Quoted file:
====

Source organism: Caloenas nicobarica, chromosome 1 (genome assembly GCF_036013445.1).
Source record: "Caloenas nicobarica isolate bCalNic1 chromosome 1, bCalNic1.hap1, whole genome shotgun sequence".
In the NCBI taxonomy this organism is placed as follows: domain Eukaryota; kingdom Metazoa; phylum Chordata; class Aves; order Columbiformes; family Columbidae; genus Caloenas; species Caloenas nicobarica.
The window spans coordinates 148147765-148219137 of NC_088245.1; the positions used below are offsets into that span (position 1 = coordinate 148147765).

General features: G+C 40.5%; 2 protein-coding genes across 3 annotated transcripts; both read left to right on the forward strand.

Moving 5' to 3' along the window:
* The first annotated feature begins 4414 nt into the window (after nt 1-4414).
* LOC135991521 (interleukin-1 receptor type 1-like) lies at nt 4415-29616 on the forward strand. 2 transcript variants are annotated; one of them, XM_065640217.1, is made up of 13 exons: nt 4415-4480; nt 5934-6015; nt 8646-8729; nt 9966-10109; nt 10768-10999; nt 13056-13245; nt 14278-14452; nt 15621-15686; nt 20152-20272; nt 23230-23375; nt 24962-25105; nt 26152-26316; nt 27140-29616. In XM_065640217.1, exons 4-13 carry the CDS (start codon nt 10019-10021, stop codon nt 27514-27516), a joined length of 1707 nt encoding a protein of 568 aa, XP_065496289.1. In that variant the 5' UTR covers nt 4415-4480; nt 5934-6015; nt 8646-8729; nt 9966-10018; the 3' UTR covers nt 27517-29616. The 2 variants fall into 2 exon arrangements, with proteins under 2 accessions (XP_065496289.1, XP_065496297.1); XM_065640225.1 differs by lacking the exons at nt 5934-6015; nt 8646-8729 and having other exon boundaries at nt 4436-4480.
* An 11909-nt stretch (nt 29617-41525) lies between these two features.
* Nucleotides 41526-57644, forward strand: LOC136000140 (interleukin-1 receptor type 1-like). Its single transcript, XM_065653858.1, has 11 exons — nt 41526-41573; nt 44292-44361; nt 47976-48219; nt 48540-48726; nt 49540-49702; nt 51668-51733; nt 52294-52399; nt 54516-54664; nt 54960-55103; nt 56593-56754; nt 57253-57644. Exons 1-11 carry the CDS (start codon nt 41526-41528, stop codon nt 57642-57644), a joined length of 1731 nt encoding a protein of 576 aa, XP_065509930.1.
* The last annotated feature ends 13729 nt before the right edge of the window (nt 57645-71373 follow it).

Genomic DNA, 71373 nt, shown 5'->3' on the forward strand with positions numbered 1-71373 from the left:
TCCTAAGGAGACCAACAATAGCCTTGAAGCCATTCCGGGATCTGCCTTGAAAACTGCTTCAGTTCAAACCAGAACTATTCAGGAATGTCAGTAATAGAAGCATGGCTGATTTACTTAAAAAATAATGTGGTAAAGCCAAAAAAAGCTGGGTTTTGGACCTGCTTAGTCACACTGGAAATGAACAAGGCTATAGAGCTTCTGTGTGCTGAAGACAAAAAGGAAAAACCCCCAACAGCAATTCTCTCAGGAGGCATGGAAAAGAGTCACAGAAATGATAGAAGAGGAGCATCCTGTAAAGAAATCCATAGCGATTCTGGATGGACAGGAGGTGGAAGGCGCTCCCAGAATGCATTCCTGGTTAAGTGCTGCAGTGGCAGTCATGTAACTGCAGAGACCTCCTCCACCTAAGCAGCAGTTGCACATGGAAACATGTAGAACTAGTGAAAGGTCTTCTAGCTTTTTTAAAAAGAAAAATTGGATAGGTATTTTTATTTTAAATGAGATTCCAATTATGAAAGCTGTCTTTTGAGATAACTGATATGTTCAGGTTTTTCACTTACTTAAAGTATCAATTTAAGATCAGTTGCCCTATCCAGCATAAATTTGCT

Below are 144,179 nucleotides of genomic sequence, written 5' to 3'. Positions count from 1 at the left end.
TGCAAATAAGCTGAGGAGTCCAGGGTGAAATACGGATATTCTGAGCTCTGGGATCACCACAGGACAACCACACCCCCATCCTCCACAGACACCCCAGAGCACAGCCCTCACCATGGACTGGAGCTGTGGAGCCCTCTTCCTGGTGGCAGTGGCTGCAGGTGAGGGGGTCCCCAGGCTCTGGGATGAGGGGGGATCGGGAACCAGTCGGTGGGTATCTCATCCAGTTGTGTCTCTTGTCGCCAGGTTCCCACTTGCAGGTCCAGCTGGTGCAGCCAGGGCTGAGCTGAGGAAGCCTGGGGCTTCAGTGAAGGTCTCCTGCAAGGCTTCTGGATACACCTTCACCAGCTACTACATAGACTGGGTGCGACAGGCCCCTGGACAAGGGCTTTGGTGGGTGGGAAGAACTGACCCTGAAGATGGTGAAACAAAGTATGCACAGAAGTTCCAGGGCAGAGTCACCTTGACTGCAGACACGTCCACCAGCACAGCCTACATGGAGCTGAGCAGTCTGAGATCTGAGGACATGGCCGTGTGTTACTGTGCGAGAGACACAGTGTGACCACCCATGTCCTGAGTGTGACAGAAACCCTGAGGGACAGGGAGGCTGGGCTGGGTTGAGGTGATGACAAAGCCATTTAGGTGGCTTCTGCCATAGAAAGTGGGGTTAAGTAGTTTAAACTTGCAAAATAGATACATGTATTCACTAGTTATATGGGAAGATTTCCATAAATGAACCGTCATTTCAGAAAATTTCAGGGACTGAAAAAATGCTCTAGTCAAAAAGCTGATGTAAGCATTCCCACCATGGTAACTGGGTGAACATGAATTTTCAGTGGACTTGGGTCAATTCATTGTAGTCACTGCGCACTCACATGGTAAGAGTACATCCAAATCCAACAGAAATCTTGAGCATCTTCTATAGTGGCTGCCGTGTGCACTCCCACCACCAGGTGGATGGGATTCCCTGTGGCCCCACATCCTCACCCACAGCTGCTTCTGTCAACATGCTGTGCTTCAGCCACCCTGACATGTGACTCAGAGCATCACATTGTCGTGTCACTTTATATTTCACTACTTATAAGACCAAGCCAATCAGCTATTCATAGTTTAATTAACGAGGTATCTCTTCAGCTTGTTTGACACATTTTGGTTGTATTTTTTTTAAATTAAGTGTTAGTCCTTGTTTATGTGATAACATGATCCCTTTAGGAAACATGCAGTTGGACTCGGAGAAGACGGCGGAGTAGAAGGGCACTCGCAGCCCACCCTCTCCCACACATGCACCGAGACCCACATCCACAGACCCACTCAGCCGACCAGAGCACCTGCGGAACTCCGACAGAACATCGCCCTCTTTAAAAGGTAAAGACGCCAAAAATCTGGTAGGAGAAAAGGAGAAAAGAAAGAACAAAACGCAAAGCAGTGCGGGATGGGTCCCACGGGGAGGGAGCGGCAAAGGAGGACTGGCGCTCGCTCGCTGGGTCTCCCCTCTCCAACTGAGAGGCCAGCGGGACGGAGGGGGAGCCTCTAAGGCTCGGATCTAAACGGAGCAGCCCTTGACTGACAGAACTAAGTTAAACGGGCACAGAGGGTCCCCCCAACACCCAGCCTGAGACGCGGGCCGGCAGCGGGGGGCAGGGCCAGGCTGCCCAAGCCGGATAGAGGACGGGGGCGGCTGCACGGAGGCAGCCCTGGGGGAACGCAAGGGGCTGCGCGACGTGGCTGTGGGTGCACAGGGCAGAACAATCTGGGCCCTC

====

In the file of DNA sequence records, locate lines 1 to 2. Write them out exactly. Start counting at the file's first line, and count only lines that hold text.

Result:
Source organism: Caloenas nicobarica, chromosome 1 (genome assembly GCF_036013445.1).
Source record: "Caloenas nicobarica isolate bCalNic1 chromosome 1, bCalNic1.hap1, whole genome shotgun sequence".